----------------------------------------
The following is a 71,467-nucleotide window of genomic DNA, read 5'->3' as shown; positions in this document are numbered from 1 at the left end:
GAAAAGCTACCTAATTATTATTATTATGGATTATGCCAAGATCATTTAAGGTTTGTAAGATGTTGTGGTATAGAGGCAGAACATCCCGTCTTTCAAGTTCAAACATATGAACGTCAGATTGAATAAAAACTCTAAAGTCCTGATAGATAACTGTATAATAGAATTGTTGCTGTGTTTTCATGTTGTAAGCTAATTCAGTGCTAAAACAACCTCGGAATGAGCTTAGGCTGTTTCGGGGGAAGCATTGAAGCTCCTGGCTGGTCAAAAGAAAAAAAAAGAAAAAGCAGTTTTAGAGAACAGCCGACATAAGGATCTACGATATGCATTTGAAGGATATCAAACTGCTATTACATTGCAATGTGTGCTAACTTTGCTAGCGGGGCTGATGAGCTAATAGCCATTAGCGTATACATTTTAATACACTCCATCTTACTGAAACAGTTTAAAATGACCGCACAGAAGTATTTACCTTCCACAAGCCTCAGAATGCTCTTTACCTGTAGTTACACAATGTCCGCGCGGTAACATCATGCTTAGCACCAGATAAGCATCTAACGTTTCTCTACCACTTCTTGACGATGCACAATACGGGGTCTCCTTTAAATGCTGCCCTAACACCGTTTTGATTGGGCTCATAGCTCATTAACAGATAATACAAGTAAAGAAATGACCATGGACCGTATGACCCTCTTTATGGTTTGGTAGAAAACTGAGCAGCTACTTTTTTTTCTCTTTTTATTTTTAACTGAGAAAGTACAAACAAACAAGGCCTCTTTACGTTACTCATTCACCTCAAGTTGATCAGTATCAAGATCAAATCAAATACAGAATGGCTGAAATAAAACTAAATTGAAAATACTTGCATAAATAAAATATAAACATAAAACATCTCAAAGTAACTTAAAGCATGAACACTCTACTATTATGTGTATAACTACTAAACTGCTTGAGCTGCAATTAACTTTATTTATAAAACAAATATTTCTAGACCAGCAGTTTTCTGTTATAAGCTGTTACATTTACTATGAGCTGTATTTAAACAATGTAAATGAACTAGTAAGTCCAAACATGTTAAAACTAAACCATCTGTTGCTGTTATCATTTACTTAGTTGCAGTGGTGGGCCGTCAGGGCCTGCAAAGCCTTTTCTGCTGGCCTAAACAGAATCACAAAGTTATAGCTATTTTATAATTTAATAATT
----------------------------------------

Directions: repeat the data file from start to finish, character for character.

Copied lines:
The following is a 71,467-nucleotide window of genomic DNA, read 5'->3' as shown; positions in this document are numbered from 1 at the left end:
GAAAAGCTACCTAATTATTATTATTATGGATTATGCCAAGATCATTTAAGGTTTGTAAGATGTTGTGGTATAGAGGCAGAACATCCCGTCTTTCAAGTTCAAACATATGAACGTCAGATTGAATAAAAACTCTAAAGTCCTGATAGATAACTGTATAATAGAATTGTTGCTGTGTTTTCATGTTGTAAGCTAATTCAGTGCTAAAACAACCTCGGAATGAGCTTAGGCTGTTTCGGGGGAAGCATTGAAGCTCCTGGCTGGTCAAAAGAAAAAAAAAGAAAAAGCAGTTTTAGAGAACAGCCGACATAAGGATCTACGATATGCATTTGAAGGATATCAAACTGCTATTACATTGCAATGTGTGCTAACTTTGCTAGCGGGGCTGATGAGCTAATAGCCATTAGCGTATACATTTTAATACACTCCATCTTACTGAAACAGTTTAAAATGACCGCACAGAAGTATTTACCTTCCACAAGCCTCAGAATGCTCTTTACCTGTAGTTACACAATGTCCGCGCGGTAACATCATGCTTAGCACCAGATAAGCATCTAACGTTTCTCTACCACTTCTTGACGATGCACAATACGGGGTCTCCTTTAAATGCTGCCCTAACACCGTTTTGATTGGGCTCATAGCTCATTAACAGATAATACAAGTAAAGAAATGACCATGGACCGTATGACCCTCTTTATGGTTTGGTAGAAAACTGAGCAGCTACTTTTTTTTCTCTTTTTATTTTTAACTGAGAAAGTACAAACAAACAAGGCCTCTTTACGTTACTCATTCACCTCAAGTTGATCAGTATCAAGATCAAATCAAATACAGAATGGCTGAAATAAAACTAAATTGAAAATACTTGCATAAATAAAATATAAACATAAAACATCTCAAAGTAACTTAAAGCATGAACACTCTACTATTATGTGTATAACTACTAAACTGCTTGAGCTGCAATTAACTTTATTTATAAAACAAATATTTCTAGACCAGCAGTTTTCTGTTATAAGCTGTTACATTTACTATGAGCTGTATTTAAACAATGTAAATGAACTAGTAAGTCCAAACATGTTAAAACTAAACCATCTGTTGCTGTTATCATTTACTTAGTTGCAGTGGTGGGCCGTCAGGGCCTGCAAAGCCTTTTCTGCTGGCCTAAACAGAATCACAAAGTTATAGCTATTTTATAATTTAATAATT